The government that replaced the Diem regime was a revolutionary council headed by Brigadier General Duong Van Minh. A series of other coups followed, and in the 18 months after Diem's overthrow South Vietnam had ten different governments. None of these proved capable of dealing effectively with the country's military situation. A military council under General Nguyen Van Thieu and General Nguyen Cao Ky was finally created in 1965, and it restored basic political order. Later, in September 1967, elections were held and Thieu became president of South Vietnam.
Deepening U.S. Involvement
Unlike conventional wars, the war in Vietnam had no defined front lines. Much of it consisted of hit-and-run attacks, with the guerrillas striking at government outposts and retreating into the jungle. In the early 1960s some North Vietnamese troops, however, began to infiltrate into South Vietnam to help the Vietcong, and supplies sent to Hanoi from the USSR and China were sent south down the so-called Ho Chi Minh Trail. The war began to escalate in the first week of August 1964, when North Vietnamese torpedo boats were reported to have attacked two U.S. destroyers in the Gulf of Tonkin. Acting on the resolution passed on August 7 by the U.S. Senate (the so-called Tonkin Gulf Resolution), authorising increased military involvement, President Lyndon B. Johnson ordered jets to South Vietnam and the retaliatory bombing of military targets in North Vietnam. From 1964 to 1968 General William C. Westmoreland was commander of U.S. forces in South Vietnam; General Creighton Abrams replaced him in 1968.
In February 1965, U.S. planes began regular bombing raids over North Vietnam. A halt was ordered in May in the hope of initiating peace talks, but when North Vietnam rejected all negotiations, the bombings were resumed. In the meantime, the U.S. continued to build up its troop strength in South Vietnam. On March 6, 1965, a brigade of American marines landed at Dà Nang, south of the demilitarised zone (DMZ) that had originally been set up at the time of partition. The marines, the first U.S. combat ground-force units to serve in the country, brought the number in the U.S. military forces in Vietnam to some 27,000. By year's end American combat strength was nearly 200,000.
While continuing the military build-up in Vietnam, the United States made another attempt to end the war. In December 1965, President Johnson again halted the bombing of North Vietnam in an effort to achieve a peaceful settlement. Again he was unsuccessful, and the raids were resumed. In June 1966, U.S. planes began bombing major installations near Hanoi and the neighbouring port of Haiphong, both of which had heretofore been spared.
In October 1966, government representatives from the United States, Australia, New Zealand, Thailand, South Korea, and the Philippines—all of which had contributed troops to South Vietnam—met in Manila and pledged their withdrawal within six months after North Vietnam abandoned the war. North Vietnam rejected the offer. In June 1967, President Johnson met with Soviet Premier Aleksey N. Kosygin in Glassboro, New Jersey, and sought his help in bringing Hanoi to the peace table. The war, however, dragged on.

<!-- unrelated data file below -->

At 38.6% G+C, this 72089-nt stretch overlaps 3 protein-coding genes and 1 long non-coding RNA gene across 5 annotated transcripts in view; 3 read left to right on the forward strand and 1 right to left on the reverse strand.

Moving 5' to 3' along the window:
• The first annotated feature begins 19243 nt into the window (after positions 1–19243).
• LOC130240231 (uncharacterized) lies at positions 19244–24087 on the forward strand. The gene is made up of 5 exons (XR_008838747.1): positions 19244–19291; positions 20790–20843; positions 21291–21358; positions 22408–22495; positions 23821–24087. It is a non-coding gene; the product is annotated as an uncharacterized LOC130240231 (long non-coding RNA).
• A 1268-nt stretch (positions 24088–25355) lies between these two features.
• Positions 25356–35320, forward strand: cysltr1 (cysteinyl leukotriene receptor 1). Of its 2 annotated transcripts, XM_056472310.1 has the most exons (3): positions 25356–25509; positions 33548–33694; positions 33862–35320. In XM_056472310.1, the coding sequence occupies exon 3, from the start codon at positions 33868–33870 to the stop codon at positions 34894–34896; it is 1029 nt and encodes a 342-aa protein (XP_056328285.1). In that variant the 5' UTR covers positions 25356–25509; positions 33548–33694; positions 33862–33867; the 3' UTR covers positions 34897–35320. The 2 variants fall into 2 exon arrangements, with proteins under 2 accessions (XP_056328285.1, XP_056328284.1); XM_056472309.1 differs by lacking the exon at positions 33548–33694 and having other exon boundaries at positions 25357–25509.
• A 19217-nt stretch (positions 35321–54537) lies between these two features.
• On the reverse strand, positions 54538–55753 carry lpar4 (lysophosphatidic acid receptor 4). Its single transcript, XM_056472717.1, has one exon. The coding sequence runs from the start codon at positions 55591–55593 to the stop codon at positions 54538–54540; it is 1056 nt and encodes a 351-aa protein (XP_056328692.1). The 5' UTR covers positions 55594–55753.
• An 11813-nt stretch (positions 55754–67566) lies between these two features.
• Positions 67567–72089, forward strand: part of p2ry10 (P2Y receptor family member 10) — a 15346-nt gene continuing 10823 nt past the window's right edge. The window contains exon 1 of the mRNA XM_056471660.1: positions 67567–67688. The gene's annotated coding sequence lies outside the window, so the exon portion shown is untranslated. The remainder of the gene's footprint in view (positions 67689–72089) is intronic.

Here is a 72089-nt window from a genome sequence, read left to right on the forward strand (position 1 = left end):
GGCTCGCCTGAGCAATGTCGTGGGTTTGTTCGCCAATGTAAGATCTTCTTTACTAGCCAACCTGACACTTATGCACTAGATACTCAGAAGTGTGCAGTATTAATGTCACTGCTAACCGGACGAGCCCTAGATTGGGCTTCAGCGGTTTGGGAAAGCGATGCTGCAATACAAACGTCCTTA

Two months after the Glassboro meeting, President Johnson announced that U.S. forces in Vietnam would be further increased to 525,000 by 1968. At the same time, U.S. planes extended their bombings of North Vietnam to within 16-km (10 miles) of the Chinese border. Shortly thereafter, President Johnson again offered to stop the bombardment of North Vietnam provided peace talks would follow. As in the past, Hanoi rejected the offer.
The war continued, and casualty figures rose. In November 1967, the Pentagon announced that total U.S. casualties in Vietnam since the beginning of 1961 had reached 15,058 killed and 109,527 wounded. The mounting toll was accompanied by a growing sentiment within the U.S. for an end to the war, the cost of which, apart from the loss of life, was estimated by the president at $25 billion per year. The demand for peace became increasingly vocal in many segments of American society.
Vietnamization of the War (1969-71)
In 1969, within a few months after taking office, Johnson's successor, President Richard M. Nixon, announced that 25,000 U.S. troops would be withdrawn from Vietnam by August 1969. Another cut of 65,000 troops was ordered by the end of the year. The program, known as Vietnamization of the war, came into effect, as President Nixon emphasised additional responsibilities of the South Vietnamese. Neither the U.S. troop reduction, however, nor the death of North Vietnamese President Ho Chi Minh, on September 3, 1969, served to break the stalemate in Paris; the North Vietnamese delegates continued to insist upon complete U.S. withdrawal as a condition for peace.
In April 1970, U.S. combat troops entered Cambodia following the occurrence there of a political coup. Within three months, the U.S. campaign in Cambodia ended, but air attacks on North Vietnam were renewed.
By 1971 South Vietnamese forces were playing an increasing role in the war, fighting in both Cambodia and Laos as well as in South Vietnam. At this point, however, the Paris talks and the war itself were overshadowed by the presidential election in South Vietnam. The chief contestants were Nguyen Van Thieu, who was running for reelection, Vice President Nguyen Cao Ky, and General Duong Van Minh. Both Ky and Minh, after charging that the election had been rigged, withdrew, and Thieu won another 4-year term.